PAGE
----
Unsafe Abortion:Health advocates drag Uganda’s Parliament to Court

By Beatrice Nyangoma

Dr. Charles Kiggundu a Senior gynacologist at Mulago National Referral hospital sees atleast 15 women who have undergone unsafe abortion. These are as young as 9 and 15 years and as old as 40 years.

He says that these have various reasons why they decide to terminate pregnancies.

“I have a university student who has been impregnanted five times by her father and she has procured abortion five times. Many girls opt to terminate pregnancies that are as a result of incest and rape.”he says

He says that as much as this girl can afford to have a safe abortion, many of the others use rudimentsry means to terminate pregnancies.

Dr. Kiggundu emphasises that lack of a clear legislation in Uganda has led to many girls and women procuring unsafe abortion most of whom resulting into deaths.

“Unsafe Abortion continues to constitute a serious public health, human rights and social equity issue that affects millions of women in sub – Saharan Africa, and causes 29,000 deaths annually.”he says

“Women of all social standings seek abortion services, but it is mostly young women and poor women who die or suffer long term consequences from unsafe abortion due to the severe socio-economic deprivation they encounter. Providing access to safe abortion is a critical step towards reducing the unacceptably high rates of maternal death in Africa.” Kiggundu notes  

According to World Health Organisation, of the 6.4 million abortions in Africa carried out in 2008, only 3% were safe. One quarter of unsafe abortions occurred among adolescents aged 15-19, and 60% were among women under age 25. Additionally, unsafe abortion accounts for 13% of global maternal deaths and up to 40% of maternal mortality in African countries.  

Meanwhile, Uganda has one of the highest rates of unsafe abortion in Eastern Africa. It is a leading cause of maternal morbidity and mortality in the country, contributing to approximately 26% of the estimated 6,000 maternal deaths every year, and the estimated 40% of admissions for emergency obstetric care. Unsafe abortion places a huge cost on the public health system; approximately Ushs 7.5 billion are spent annually to treat complications.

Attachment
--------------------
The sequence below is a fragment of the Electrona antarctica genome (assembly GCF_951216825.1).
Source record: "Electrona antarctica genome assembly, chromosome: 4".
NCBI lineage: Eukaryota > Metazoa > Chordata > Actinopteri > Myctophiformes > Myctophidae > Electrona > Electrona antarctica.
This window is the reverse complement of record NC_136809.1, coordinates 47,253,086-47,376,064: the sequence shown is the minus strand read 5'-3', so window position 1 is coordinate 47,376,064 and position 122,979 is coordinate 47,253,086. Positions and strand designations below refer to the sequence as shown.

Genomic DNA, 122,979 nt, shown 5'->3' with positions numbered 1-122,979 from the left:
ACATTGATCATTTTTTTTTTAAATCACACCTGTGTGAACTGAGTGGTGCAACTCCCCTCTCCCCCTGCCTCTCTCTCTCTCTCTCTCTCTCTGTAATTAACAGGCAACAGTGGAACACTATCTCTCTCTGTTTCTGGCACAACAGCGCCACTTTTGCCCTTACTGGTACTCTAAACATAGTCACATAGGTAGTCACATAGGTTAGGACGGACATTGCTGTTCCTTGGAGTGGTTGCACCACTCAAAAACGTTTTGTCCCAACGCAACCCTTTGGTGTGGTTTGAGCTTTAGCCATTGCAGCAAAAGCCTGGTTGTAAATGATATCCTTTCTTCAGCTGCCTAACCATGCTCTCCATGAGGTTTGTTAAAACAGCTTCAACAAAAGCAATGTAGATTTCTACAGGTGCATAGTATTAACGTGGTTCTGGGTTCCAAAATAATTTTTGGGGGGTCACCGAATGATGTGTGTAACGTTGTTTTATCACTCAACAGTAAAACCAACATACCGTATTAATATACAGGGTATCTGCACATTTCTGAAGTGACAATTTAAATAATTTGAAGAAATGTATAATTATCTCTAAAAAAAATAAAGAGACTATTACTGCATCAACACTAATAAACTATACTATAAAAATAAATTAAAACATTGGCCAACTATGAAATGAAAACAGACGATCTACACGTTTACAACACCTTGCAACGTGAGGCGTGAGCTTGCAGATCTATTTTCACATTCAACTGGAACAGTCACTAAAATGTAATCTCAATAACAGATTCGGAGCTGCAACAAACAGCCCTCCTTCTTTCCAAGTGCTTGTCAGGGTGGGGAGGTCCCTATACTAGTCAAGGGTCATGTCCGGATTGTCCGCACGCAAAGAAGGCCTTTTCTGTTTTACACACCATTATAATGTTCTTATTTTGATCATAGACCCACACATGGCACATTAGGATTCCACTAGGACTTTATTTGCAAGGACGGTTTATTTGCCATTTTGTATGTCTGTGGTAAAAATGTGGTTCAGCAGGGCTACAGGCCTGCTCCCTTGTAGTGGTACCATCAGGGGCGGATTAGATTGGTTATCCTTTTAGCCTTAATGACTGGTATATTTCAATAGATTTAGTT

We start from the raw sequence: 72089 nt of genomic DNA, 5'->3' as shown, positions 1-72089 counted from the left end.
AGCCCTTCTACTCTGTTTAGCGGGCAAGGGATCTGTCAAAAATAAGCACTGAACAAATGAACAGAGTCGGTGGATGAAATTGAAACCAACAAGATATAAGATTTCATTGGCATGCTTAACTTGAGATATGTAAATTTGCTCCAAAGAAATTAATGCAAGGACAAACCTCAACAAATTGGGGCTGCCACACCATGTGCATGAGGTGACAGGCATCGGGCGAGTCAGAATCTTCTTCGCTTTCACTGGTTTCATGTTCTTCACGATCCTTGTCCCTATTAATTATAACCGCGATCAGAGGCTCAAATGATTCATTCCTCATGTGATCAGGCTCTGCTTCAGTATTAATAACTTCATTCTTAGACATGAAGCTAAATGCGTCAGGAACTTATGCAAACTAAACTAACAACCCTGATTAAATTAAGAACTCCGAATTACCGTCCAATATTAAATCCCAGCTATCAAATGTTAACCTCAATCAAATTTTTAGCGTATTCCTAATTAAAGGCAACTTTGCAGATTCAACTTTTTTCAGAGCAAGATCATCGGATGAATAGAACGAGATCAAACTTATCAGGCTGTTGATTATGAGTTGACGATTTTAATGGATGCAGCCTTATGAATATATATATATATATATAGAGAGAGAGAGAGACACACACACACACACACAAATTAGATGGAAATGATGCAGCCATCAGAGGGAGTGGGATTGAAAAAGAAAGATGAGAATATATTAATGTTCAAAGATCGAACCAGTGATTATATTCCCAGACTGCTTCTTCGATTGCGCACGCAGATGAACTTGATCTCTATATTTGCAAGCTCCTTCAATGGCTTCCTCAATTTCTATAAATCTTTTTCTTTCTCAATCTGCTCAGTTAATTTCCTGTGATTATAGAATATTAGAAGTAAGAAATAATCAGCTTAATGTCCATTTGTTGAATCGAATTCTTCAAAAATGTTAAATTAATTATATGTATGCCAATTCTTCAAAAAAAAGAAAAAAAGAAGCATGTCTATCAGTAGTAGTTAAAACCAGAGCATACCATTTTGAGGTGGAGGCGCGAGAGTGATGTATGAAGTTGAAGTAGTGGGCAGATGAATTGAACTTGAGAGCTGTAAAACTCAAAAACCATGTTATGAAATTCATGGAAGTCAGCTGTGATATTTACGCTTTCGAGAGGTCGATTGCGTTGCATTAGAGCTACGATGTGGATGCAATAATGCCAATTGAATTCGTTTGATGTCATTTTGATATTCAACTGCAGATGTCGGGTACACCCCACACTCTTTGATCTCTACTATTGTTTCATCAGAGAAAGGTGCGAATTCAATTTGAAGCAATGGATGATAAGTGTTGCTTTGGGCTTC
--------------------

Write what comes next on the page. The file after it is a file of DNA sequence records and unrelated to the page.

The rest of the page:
A national abortion incidence study found that 15 out of every 1,000 Ugandan women of reproductive age were treated for abortion complications in 2003. Poor, rural women are at increased risk of unsafe abortion, 68–75% experienced complications, compared with the 17% complication rate for non-poor urban women.

According to Kiggundu, Uganda’s restrictive abortion laws permits abortion only to save the life of a pregnant woman. However, conflicting and restrictive interpretations of the abortion provisions under the 1995 Constitution of Uganda, the Penal Code Act and National Reproductive Health Policies have created confusion about the correct legal status of abortion.

According to a study conducted by Human Rights Awareness and Promotion Forum- HRAPF between 2011 and 2015, in seven main police station in Kampala, atleast four people were arrested every year in relation to abortion. Linette du Toit, the Research and Advocacy Officer at HRAPF says that nationally 182 arrests were made on abortion charges noting that few of the health workers are arrested.

Its a gainst this background, that  Prof. Ben Twinomujuni a Law don at Makerere University together with Center for Human Rights and Development-CEHURD filed a petitioned seeking that the constitutional court  orders the Executive and Legislative arms of government to pass a law  regulating termination of pregnancies to reduce maternal mortality rates that arise from  unsafe abortions.

The law dons in their petition filed on March 3 2017, contend that the existing legislation only permits abortion in exceptional circumstances such as a life of a mother at risk, but doesn’t protect young girls and married women who may get unwanted pregnancies hence resorting to unsafe abortion methods.